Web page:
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Our response to the England Tree Strategy consultation

By 22 September 2020September 8th, 2021No Comments

The UK Government Department for Environment, Food and Rural Affairs (Defra) opened a public consultation between June and September to help develop a Tree Strategy for England. Defra wanted to collect views on ‘how we can significantly increase tree establishment and woodland creation to support nature recovery, clean growth and the commitment to achieve net zero carbon emissions by 2050’.

UBoC welcomed the Defra England Tree Strategy consultation as it provided us with an opportunity to shape the future of our landscape, better connect people to nature and build resilience in our natural environment. Our response to the England Tree Strategy is informed by our research to date, in line with our objectives as a charity.

As a charity, we have identified the following as requirements of the national tree strategy:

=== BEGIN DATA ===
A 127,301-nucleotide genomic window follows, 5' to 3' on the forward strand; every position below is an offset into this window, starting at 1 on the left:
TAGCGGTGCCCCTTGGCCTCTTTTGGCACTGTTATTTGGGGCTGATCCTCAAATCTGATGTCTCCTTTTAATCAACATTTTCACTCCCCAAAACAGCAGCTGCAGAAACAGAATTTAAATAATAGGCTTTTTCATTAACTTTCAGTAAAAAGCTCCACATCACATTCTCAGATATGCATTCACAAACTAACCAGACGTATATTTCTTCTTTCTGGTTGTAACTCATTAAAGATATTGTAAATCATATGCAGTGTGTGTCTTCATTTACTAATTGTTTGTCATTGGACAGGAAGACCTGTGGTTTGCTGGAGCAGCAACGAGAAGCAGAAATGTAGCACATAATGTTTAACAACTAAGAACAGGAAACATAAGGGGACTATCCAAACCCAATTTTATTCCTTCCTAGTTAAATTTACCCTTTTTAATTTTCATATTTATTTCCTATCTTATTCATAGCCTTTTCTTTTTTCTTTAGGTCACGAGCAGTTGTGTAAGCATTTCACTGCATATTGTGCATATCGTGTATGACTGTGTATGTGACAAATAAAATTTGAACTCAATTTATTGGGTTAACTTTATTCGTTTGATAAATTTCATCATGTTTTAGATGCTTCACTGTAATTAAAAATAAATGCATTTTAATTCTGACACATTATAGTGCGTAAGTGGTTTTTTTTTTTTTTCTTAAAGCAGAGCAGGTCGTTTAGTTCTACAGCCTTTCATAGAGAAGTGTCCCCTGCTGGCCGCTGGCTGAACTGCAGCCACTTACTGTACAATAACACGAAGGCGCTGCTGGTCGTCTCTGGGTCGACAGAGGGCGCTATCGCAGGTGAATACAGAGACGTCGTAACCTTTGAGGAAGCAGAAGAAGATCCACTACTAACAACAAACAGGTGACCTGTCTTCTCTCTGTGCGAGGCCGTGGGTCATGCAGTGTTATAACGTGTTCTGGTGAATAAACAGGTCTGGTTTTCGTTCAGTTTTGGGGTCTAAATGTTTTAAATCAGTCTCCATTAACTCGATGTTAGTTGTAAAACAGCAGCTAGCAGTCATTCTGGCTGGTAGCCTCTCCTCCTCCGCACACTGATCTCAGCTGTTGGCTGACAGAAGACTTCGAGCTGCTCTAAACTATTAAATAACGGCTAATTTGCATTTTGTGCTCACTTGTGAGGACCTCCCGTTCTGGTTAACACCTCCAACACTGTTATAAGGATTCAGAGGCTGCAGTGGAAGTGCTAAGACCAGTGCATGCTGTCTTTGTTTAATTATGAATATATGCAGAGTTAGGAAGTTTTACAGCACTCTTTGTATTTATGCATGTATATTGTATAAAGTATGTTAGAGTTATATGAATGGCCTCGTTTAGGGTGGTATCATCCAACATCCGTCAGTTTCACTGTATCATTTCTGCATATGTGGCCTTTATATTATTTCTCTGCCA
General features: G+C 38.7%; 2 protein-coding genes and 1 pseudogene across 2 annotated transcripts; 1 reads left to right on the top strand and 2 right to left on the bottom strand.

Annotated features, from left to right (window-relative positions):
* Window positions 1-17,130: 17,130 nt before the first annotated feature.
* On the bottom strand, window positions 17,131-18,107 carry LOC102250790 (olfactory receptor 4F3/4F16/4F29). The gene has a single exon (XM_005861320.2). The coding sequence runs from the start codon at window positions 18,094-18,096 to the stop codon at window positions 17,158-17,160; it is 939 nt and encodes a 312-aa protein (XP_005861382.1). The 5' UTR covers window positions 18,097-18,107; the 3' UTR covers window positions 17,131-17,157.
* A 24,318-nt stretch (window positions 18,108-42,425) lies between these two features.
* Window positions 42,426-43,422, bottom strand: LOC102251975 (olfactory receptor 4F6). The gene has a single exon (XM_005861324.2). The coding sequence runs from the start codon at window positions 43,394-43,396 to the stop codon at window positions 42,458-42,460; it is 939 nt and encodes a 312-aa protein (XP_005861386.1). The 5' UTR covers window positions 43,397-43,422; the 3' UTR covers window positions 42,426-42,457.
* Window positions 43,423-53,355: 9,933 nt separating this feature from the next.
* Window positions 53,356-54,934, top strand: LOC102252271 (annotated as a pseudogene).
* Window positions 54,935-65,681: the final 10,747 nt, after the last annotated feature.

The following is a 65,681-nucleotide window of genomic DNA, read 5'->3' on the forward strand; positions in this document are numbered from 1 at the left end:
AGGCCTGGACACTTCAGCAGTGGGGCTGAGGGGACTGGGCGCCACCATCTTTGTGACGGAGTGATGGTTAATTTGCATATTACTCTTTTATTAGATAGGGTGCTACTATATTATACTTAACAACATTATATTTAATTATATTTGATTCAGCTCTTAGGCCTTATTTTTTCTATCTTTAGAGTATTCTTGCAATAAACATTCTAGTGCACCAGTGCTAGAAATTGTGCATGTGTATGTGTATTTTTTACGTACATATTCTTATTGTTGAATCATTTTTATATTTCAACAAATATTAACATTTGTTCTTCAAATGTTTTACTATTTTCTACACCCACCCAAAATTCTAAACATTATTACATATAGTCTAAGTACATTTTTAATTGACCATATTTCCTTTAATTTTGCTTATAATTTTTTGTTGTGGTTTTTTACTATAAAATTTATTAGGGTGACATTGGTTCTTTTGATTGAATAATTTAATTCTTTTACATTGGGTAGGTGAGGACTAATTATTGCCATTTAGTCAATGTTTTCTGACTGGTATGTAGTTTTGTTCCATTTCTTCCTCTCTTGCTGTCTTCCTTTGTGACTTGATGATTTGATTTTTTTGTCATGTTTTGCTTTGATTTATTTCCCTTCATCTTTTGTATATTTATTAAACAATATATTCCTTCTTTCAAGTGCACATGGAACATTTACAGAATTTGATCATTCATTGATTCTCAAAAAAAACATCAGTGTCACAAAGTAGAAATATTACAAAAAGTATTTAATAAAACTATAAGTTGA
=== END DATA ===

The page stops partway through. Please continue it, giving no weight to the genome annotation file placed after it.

1. Establish the necessary level of ambition and funding for the nation but be flexible to support and fund regionally appropriate strategies for tree planting, woodland creation and management.
  2. Support and fund local authorities and landowners to ensure ongoing care and maintenance of trees and woodlands.
  3. Deliver an approach to the planting and management of woodlands and trees that is robust against planning policy and developments, to ensure consistency across policies and delivery of the tree strategy targets.
  4. Enhance the delivery of ecosystem services and the public’s awareness of the benefits provided by trees.
  5. Increase and protect the nation’s canopy cover, demonstrating commitment to the mitigation of climate change.
  6. Provide education and funding so that land owners and managers can maximise the potential for natural regeneration to contribute to national woodland expansion efforts.
  7. Increase the viability of woodland creation for landowners by ensuring long-term income can be generated.
  8. Strengthen the integration of street trees in landscape design and developments.

To read our full response to the consultation and learn more about our relevant research, you can access our consultation submission here.